# Construct two circles tangent to each other and to a line, and a circle tangent to all three

I saw a question that was nearly the same as this, but I couldn't understand the answers.

Assume that everything that seems to be tangent should be tangent, and that everything that appears to be a radius is a radius.

This question is based on a proof for circles with radii a, b, and c: (1/sqrt(a))=(1/sqrt(b))+(1/sqrt(c))

I already got the two tangent circles to a line, and I'm trying to construct the small circle in between.

I was given the following hint: Find the square root of the radii of all circles.

I found it by doing the following. This example is for length a:

• Drew any length x
• Drew a+x and constructed a line perpendicular to the point where a and x meet ("line j")
• Found the midpoint of a+x, set the compass length to 0.5(a+x), and drew a semicircle
• Found the point at which the semicircle and line j. Extended that point to each of the ends of segment a+x to make a right triangle.
• Used the geometric mean to find the square root of each radius.

How can I use the square root of the radius? How do I construct the rest of it?

Here is a construction of mine that takes a square root but uses some other tricks to reduce the number of steps in the overall construction. There probably is a better construction but this is my best so far. This version is closer to the graphic you have in your question and combines everything into one graphic.

I will take it as already shown that

$$\frac 1{\sqrt{a}}+\frac 1{\sqrt{b}}=\frac 1{\sqrt{c}}$$

In the diagram, your two given circles are drawn in red ($a'$ with center $A$ and radius $AP=a$) and blue ($b'$ with center $B$ and radius $BP=b$). Point $P$ is the intersection of segment $\overline{AB}$ with the circles.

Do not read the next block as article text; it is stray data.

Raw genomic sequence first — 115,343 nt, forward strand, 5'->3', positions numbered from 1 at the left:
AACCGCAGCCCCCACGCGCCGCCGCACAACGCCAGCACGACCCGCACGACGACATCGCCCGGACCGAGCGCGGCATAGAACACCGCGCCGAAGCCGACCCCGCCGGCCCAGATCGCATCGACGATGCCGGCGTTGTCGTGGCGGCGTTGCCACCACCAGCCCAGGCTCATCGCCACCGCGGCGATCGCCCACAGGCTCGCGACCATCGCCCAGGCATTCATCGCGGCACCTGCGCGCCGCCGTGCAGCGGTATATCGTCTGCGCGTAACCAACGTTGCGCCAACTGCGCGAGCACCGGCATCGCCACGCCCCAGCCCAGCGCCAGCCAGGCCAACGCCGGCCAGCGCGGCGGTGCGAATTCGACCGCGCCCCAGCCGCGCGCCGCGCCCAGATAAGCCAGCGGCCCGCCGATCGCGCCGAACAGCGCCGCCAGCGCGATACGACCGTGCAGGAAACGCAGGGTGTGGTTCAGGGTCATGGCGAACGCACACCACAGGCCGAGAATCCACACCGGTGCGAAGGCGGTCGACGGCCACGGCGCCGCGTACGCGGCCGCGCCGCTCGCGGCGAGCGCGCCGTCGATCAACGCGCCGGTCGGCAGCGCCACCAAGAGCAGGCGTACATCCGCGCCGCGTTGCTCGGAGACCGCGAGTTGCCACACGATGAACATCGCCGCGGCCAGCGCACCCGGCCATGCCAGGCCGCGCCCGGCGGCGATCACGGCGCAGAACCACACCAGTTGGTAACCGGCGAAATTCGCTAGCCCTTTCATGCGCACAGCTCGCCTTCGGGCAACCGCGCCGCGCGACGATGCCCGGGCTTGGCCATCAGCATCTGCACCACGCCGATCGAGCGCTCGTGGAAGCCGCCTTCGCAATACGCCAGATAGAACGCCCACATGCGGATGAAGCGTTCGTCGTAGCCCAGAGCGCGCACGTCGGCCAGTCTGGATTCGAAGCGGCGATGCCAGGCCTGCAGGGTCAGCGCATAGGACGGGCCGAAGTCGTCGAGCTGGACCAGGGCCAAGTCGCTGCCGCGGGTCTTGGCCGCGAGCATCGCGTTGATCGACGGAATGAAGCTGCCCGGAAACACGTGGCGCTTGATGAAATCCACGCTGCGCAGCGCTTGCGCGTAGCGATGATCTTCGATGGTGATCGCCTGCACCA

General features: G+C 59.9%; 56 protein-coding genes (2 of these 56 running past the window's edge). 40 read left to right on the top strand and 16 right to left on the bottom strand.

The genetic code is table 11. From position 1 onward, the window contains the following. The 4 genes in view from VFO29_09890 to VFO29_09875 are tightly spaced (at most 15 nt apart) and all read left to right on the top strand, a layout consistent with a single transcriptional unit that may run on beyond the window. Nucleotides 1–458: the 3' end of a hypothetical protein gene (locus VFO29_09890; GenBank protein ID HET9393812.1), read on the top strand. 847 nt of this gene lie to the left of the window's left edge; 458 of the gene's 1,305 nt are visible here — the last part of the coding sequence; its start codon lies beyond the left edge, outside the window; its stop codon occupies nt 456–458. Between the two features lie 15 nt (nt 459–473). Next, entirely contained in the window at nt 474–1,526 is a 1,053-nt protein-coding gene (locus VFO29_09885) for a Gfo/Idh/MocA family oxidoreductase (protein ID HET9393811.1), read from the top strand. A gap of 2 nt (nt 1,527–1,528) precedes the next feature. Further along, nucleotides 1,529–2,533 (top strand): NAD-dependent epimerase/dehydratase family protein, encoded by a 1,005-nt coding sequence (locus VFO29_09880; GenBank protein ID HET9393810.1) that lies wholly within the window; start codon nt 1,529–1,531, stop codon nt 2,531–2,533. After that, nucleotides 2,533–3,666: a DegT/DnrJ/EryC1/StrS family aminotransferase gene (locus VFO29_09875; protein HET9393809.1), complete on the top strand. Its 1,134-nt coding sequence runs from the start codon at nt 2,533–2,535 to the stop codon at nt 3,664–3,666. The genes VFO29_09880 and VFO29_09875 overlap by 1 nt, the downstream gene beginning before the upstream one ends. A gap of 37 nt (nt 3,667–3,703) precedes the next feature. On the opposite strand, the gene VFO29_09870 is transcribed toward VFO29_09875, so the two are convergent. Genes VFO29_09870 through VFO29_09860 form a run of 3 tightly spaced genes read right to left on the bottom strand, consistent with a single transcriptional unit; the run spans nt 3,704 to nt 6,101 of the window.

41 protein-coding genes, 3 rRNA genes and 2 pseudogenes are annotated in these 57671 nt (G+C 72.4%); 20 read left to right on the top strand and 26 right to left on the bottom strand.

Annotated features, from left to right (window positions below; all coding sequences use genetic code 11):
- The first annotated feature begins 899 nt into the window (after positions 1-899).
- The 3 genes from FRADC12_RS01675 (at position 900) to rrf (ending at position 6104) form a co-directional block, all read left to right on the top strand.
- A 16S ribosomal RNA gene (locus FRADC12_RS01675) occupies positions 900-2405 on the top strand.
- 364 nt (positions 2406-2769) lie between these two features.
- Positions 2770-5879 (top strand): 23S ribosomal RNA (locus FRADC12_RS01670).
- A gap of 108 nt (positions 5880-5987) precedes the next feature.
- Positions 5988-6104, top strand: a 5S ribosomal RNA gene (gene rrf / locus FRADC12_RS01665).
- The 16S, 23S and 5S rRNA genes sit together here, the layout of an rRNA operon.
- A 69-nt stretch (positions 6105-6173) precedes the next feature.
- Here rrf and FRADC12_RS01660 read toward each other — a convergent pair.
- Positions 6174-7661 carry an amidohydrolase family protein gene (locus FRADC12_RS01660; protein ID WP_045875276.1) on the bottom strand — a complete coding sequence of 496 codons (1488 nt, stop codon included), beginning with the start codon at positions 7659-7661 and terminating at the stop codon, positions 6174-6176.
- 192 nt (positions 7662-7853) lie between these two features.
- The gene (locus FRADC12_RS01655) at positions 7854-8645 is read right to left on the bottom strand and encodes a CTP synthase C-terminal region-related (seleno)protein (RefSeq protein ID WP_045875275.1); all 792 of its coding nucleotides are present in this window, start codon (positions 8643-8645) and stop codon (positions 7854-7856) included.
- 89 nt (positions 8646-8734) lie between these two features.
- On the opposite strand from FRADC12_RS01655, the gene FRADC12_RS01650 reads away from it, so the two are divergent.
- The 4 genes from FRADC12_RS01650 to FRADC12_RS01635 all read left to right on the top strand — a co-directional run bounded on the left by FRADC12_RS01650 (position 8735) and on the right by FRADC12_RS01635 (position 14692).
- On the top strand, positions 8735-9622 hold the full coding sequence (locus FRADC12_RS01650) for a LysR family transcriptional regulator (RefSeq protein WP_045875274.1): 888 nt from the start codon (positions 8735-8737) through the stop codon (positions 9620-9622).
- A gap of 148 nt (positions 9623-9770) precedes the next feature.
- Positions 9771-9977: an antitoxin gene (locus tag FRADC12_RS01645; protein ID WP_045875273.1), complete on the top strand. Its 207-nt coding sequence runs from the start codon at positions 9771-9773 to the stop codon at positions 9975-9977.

Construct semicircle $d$ between points $A$ and $B$, and point $D$ on semicircle $d$ so that line $\overleftrightarrow{DP}$ is perpendicular to $\overline{AB}$. We then have

$$DP=\sqrt{ab}$$

as can be shown by considering the tree right triangles formed by points $A,B,P,$ and $D$.

In the next stage, construct ray $h$ to bisect angle $BPD$ and point $F$ at its intersection with segment $\overline{BD}$, and drop a perpendicular from point $F$ to segment $\overline{BP}$ intersecting at point $G$. Length $FG=PG$ is the reciprocal of the sum of the reciprocals of $BP$ and $DP$. By construction and the formula at the start of this answer, we have

$$FG=PG=\sqrt{bc}$$

In the next stage, construct quarter-circle $f$ with center $P$ and radius $PG$, point $H$ at the intersection of quarter-circle $f$ with line $\overleftrightarrow{DP}$, and point $J$ on segment $\overline{PH}$ such that segment $\overline{GJ}$ is parallel to segment $\overline{BH}$. By similar triangles we then have $\frac{GJ}{BH}=\frac{PJ}{PH}$, which means that

$$PJ=c$$

which is the desired radius of the third circle tangent to the line.

In the last stage, construct a semicircle with center $P$ and radius $PJ$, point $N$ the intersection of that semicircle with segment $AP$, point $O$ the intersection of that semicircle with segment $BP$, the circular arc $o$ with center $A$ and radius $AO$, the circular arc $n$ with center $B$ and radius $BN$, and point $C$ the intersection of arcs $n$ and $o$. Draw the circle $c'$ with center $C$ and radius length $PJ$, and you now have that third circle!

Draw the line tangent to any two of those circles, which you say you can do, and you are all done. I hope you can see in my diagram that the three circles do indeed have the same tangent line $t$.

The distance between the base points is (by Pythagoras) $$\sqrt{(a+b)^2-(a-b)^2}=2\sqrt{ab}$$ hence we obtain the condition $$2\sqrt {ac}+2\sqrt{bc}=2\sqrt{ab}$$ and hence dividing by $2\sqrt{abc}$ $$\frac1{\sqrt b}+\frac1{\sqrt a}=\frac1{\sqrt c}$$ Thus if you can use this equation determine $c$ from $a,b$, you can construct the figure by constructing the triangle of the three centers, which is determined by its sides $b+c,a+c,a+b$.

• How can I construct 1/sqrt(a)? – Rex May 10 '15 at 13:13